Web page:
Civil 3D Standards of Better or Worse

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I do get interesting questions from the people who manage the Civil 3D production environments for organizations. These folk tend to be “smarter than the average bear” to quote that famous Yogi. He knows best about those things, Boo Boo. Most questioners are pretty well-informed and opinionated about all things Civil 3D. This make sense. The nature and natural selection of their jobs depend on it. They are good at that.

“What’s the reason for all your talk about Adaptive Standards? Mostly, this idea seems to just create more problems for me.”

My first response is:

“Ask your Project Managers how much time and energy the spend hashing out the standards mess in their projects. Oh. That’s right. How much time do you personally spend hashing the all the conversion stuff out? If you don’t, that tells you something important.
That might be good news, but often isn’t.”

Adaptive Standards of better or worse are not illusory or unnecessary.

Be careful. The of in that sentence is not a typo. I might want to correct the phrase too. From here on I’ll quote Yogi since I am always a Hanna and Barbera fan.

“Boo Boo, you’ve tried to stop my brilliant ideas with common sense a thousand times. Has it ever worked?”

In principal, the Framework for Civil 3D is built around the concept of meeting the diverse needs of the many not just the boss of you or the few. This separates the Autodesk My Customization Dogma from the managed system of a framework.

Given such a framework of better or worse, a managed system of standards is possible. A managed system of standards is more flexible and adaptive. It must be robust and easy to maintain or our questioner is right – it creates more problems than it is worth. Flexible, Adaptive and Robust become mission critical in a framework. These framework essentials are usually practically ignored in a classic Civil 3D customization.

“Boo Boo. They have donuts. DONUTS!”

CAD Managers are human. We are human. We see mostly what we focus on. Factually, we must ignore most of what’s really there when we aim to get to our target. This attention system is hard-wired in to our brains. A lot like Yogi’s obsession about pick-nick baskets or the demonstrable success of Crispy Cream, Duncan Donuts, (can I say it?) Starbucks, and a host of others.

I guess some of you have caught onto the fact that this focused attention issue applies to Facebook and many other technology company products too.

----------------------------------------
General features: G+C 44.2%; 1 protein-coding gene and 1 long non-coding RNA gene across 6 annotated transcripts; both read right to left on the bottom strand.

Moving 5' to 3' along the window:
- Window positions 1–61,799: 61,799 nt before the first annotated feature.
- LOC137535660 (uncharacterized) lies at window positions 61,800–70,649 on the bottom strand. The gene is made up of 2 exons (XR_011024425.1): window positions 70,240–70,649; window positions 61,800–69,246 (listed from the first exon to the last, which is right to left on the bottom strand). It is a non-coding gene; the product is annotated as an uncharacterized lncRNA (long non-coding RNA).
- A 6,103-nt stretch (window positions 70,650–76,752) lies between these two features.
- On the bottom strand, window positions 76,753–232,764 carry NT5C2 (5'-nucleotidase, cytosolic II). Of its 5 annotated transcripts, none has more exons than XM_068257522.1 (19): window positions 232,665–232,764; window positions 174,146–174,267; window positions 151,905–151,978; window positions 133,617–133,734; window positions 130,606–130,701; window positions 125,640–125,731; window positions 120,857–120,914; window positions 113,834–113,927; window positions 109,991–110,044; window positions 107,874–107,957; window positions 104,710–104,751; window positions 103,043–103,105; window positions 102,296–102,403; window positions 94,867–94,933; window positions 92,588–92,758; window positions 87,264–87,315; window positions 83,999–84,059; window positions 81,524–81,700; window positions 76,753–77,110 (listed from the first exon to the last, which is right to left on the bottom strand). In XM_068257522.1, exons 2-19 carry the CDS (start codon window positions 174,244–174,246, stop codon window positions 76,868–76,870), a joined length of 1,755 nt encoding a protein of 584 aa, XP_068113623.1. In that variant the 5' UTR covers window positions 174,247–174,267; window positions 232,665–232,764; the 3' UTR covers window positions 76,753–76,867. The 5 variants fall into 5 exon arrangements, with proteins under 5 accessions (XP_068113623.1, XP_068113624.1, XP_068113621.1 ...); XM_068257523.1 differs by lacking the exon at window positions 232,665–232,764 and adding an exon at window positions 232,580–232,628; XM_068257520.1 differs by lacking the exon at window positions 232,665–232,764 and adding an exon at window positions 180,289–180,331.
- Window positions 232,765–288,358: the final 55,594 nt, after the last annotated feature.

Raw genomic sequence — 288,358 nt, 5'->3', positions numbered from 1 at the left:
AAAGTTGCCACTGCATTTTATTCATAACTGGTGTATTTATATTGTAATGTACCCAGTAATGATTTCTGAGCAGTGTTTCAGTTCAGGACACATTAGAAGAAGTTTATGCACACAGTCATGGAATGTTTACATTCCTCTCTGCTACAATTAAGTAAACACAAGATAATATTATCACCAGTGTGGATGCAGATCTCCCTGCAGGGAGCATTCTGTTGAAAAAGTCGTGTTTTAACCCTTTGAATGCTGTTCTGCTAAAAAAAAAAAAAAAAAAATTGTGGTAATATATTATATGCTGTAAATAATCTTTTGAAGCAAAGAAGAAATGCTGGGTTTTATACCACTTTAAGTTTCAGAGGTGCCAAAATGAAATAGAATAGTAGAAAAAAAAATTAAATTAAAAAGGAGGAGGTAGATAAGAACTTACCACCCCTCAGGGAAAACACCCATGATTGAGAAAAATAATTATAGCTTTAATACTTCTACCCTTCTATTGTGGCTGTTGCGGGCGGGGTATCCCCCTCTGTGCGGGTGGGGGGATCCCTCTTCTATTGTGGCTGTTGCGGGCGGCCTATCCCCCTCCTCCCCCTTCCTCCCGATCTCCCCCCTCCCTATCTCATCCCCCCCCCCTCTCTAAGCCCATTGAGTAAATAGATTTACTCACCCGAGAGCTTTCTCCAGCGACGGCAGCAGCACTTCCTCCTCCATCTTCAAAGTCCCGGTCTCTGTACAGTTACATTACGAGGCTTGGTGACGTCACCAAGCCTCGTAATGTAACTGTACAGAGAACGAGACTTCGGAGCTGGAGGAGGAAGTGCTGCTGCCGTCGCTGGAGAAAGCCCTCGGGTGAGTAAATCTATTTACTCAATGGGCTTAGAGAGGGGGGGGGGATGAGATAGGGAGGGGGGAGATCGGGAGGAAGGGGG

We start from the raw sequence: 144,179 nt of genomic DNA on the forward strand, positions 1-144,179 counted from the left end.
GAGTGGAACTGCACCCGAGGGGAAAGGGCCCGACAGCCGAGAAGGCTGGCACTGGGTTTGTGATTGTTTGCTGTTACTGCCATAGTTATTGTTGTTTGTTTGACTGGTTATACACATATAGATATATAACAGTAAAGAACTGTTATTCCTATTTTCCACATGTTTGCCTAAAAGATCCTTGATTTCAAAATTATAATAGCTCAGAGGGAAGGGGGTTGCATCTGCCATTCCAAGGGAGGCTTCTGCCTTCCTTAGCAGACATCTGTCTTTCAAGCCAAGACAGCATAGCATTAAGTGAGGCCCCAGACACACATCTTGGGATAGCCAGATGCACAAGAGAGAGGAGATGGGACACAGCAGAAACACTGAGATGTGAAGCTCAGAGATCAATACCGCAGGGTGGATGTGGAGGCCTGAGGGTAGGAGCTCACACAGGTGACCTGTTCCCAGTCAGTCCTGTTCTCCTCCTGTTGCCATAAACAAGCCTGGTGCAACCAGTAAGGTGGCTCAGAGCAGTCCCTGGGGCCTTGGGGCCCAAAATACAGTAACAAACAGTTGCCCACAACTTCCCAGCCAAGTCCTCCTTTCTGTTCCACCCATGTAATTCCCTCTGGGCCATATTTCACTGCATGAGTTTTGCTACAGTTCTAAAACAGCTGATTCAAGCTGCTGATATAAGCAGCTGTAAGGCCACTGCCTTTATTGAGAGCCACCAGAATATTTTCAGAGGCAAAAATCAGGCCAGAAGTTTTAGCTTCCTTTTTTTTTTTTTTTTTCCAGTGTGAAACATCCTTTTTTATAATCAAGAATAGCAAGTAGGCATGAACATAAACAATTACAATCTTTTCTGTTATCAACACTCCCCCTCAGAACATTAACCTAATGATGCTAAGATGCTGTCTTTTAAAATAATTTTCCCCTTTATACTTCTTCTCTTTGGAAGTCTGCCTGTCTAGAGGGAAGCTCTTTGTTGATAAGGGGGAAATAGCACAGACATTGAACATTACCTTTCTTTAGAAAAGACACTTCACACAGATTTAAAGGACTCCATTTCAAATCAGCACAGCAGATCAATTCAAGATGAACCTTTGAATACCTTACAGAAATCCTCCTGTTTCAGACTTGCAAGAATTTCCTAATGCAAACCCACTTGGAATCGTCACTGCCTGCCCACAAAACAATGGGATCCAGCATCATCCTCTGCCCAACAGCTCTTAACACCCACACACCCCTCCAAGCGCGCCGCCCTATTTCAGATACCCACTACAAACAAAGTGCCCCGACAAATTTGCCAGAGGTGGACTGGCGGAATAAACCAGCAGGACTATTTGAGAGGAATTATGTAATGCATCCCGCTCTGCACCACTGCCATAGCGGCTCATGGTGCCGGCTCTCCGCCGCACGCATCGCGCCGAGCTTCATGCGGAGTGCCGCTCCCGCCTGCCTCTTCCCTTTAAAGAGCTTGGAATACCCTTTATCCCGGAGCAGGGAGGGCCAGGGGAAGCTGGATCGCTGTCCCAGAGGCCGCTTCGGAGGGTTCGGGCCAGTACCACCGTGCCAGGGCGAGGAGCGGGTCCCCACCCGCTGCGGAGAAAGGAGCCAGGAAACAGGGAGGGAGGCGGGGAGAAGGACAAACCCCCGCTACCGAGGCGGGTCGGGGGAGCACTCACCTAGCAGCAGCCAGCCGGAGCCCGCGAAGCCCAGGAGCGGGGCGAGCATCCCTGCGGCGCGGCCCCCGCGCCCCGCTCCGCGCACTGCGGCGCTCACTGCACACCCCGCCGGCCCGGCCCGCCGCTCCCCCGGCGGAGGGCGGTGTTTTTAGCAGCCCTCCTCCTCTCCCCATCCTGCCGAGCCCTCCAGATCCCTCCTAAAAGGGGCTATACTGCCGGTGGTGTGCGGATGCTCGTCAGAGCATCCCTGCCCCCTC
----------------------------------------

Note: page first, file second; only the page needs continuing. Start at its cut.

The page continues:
“I’m so smart it hurts.”

In my People Skills classes at Cad Manager Bootcamps and Autodesk University, I always tried to remember to bring up the work of Daniel Simmons, a cognitive psychologist, whose work initially rocked the world starting about 15+ years ago.

Ground breaking? Most, if not all, of the major car manufacturers and insurance companies are now selling product based on principals discovered in this work. There are already laws on the books in CA and most US States because of it. There will be more to come.
Simmons investigated something he called “sustained inattentional blindness”.

Many people have seen the famous Man in the Gorilla Suit You Tube videos. The 8-year old version on YouTube has received 20 million hits. If you ask people to count basketball passes between white team members in the video, more than half of the people will never see the obvious man in the gorilla suit walk through the scene.

“A goodly bunch having lunch.”

All magicians, riverboat gamblers, and politicians understand and employ this slight-of-hand principal on a daily basis. For reasons known and understandable it appears of have gotten the undivided attention of most media newsrooms.

Most state-of-the-art sales processes and internet stores tend to employ the counting trick in one form or another. Amazon takes the application of this to a whole new level. Simmons didn’t stumble on something new but something fundamentally human. I hope you notice.

“Let’s go-go-go! Boo Boo!”

The Framework for Civil 3D is about making better sense, and cents, out of the nonsense of Civil 3D customization. I clearly understand the compulsion, passion, and real-world need for better Civil 3D customization.

A different focus on framework creation and maintenance produces some new and inventive tools and workflows. More new tools and resources are made visible and therefore possible. I crammed what I could into this year’s new Release 8.

If Adaptive CAD Standards and Adaptive Template Blocks make you scratch your head and ponder, it’s good news. Then there is the real Good News that you can count on…

Merry Christmas
God Bless You and Yours


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